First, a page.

433. S. L. Goes to War

I served but did not see combat. The Syd Logsdon in this title is my father.

World War Two was a presence in our home when I was young. My dad served, was wounded, and returned. It was the biggest and most concentrated experience of his life.

My dad was a storyteller, but all his war stores were humorous tales of incidents along the way, or descriptions of enduring exhaustion and cold, or brief, dry, cool descriptions of the techniques used to clear a town or take a pillbox. He went through some of the worst fighting in the war, but his stories were essentially bloodless.

These were not the kind of gung-ho stories that would lead to hero worship. He didn’t consider himself a hero, anyway. He was just one of millions who went where he was sent and did what he was given to do; that was enough.

I can see him in memory, telling his stories. Even as a child, I could see the pain in his face. He had to tell the stories — he couldn’t keep them in — but he kept the horrors shut up behind his eyes. I don’t know how much he told my mother when they were alone, but I do know how often her nights were disrupted by the terrors that came to my father in his dreams. PTSD they would call it now. Then, it was just the way men were, when they came back from war.

He joined the First Infantry Division as a replacement after D-day and fought his way across northern France. His view was a soldier’s view — a road here, a village there, this particular house, that particular pillbox. I don’t think he ever had a global picture of where he was. He left combat in an ambulance before the assault on the Rhine. He always said that wound kept him alive. He had an almost superstitious belief that he would have died on the Rhine.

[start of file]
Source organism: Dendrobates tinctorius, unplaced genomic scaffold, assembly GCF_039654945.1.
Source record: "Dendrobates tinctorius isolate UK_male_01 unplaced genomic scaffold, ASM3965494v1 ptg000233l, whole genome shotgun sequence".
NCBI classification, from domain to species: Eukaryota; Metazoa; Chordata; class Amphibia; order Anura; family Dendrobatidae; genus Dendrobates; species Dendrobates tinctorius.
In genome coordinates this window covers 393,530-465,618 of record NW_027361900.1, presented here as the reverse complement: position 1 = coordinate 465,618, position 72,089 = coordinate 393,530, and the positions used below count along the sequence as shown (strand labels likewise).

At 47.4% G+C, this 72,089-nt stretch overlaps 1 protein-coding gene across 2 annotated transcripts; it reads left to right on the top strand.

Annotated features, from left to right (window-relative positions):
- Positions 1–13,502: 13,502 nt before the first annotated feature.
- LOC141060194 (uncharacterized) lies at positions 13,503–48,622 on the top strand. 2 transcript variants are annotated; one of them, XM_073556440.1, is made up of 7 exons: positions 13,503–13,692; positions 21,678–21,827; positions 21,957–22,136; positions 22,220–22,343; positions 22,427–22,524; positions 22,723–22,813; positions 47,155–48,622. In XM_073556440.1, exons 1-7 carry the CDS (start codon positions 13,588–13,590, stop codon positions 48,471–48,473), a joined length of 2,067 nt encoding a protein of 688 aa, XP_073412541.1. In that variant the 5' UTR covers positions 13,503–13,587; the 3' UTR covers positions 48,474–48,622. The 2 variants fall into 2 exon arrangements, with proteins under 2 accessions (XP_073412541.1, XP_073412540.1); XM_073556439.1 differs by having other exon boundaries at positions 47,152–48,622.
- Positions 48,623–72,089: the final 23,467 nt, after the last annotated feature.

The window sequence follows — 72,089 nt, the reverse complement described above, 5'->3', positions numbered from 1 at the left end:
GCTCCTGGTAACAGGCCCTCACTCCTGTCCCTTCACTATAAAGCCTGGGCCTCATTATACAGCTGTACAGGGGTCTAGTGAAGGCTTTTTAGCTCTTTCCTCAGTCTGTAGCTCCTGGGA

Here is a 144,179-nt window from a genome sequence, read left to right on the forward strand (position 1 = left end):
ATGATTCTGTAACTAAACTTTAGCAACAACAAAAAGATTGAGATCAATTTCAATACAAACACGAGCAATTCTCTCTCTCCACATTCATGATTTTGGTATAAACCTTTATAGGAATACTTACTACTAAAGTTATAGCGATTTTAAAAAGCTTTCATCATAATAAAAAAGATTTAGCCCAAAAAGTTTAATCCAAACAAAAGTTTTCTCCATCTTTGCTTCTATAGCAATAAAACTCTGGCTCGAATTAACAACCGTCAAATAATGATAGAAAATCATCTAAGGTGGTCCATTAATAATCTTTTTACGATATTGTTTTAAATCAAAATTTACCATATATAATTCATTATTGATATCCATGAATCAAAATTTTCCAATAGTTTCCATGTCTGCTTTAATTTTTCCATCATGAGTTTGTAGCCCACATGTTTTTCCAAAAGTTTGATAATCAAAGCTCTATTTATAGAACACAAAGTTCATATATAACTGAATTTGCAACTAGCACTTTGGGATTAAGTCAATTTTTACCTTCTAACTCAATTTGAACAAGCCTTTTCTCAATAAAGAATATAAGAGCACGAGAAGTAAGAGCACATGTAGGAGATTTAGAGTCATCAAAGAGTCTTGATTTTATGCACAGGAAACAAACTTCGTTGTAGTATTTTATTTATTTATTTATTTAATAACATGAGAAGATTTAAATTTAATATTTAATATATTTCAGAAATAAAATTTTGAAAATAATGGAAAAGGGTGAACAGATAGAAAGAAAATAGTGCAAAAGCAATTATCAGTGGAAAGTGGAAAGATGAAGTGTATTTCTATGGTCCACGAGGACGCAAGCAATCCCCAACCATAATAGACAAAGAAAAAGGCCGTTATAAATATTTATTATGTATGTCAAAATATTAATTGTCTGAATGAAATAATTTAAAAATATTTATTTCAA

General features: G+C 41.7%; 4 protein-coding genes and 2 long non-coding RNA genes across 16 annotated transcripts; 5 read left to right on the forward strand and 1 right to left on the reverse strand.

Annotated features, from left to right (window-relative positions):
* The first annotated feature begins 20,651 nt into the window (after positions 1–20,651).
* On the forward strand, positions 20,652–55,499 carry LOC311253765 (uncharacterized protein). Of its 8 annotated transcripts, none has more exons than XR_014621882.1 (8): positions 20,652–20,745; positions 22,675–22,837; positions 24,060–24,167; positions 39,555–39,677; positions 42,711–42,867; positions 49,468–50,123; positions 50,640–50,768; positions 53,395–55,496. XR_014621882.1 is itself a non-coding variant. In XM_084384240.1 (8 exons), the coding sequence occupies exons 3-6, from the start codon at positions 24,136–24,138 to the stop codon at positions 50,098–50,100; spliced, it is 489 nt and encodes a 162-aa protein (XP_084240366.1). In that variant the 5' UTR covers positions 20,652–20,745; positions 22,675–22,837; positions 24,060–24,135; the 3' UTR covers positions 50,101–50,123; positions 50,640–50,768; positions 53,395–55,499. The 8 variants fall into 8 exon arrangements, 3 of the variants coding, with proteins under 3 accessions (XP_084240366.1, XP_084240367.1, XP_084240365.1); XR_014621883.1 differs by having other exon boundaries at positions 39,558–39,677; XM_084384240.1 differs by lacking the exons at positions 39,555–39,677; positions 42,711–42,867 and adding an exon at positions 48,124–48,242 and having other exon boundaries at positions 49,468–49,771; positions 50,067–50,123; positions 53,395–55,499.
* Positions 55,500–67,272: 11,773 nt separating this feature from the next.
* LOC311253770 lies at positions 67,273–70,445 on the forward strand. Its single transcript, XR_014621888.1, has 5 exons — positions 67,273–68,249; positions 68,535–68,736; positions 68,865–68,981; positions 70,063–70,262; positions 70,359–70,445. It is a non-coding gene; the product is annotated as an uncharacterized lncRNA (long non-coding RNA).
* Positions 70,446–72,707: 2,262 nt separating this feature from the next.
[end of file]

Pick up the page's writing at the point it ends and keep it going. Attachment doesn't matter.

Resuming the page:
He was there for the entire Battle of the Bulge. Roughly two hundred thousand American and German troops died in a small corner of the Ardennes forest. You can see windrows of the dead, in history books, in grainy black and white photographs. He never talked about that, although he was eloquent about the cold and the exhaustion.

The wound that sent him out of combat came under incongruous circumstances. After the Battle of the Bulge was over, his group had captured a stash of German weapons. The lieutenant in charge wanted to try them, so he, my father, and some other privates took a panzerfaust — a German antitank weapon — out to an open field. My father put it on his shoulder and pulled the trigger.

My father always speculated that some Jewish prisoner in a munitions factory had sabotaged the weapon, in hopes of taking out a German soldier. No one will ever know. The weapon exploded an inch from his head, and he spent the remaining months of the war in a hospital in Paris. more tomorrow

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